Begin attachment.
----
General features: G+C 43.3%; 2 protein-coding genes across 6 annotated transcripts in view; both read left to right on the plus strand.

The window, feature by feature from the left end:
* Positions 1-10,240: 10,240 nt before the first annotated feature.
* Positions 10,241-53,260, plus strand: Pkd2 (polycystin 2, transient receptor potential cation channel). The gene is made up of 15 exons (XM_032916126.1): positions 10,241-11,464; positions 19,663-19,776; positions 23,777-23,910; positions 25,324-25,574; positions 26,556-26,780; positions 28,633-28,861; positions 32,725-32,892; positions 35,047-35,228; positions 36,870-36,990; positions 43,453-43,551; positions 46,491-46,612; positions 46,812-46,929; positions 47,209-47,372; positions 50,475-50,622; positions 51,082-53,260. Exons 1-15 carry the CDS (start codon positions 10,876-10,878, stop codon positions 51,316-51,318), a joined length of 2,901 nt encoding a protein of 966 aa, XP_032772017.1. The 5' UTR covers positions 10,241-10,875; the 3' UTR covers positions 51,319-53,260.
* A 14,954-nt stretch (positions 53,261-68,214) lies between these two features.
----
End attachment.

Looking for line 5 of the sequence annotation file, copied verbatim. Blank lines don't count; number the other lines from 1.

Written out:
* A 14,954-nt stretch (positions 53,261-68,214) lies between these two features.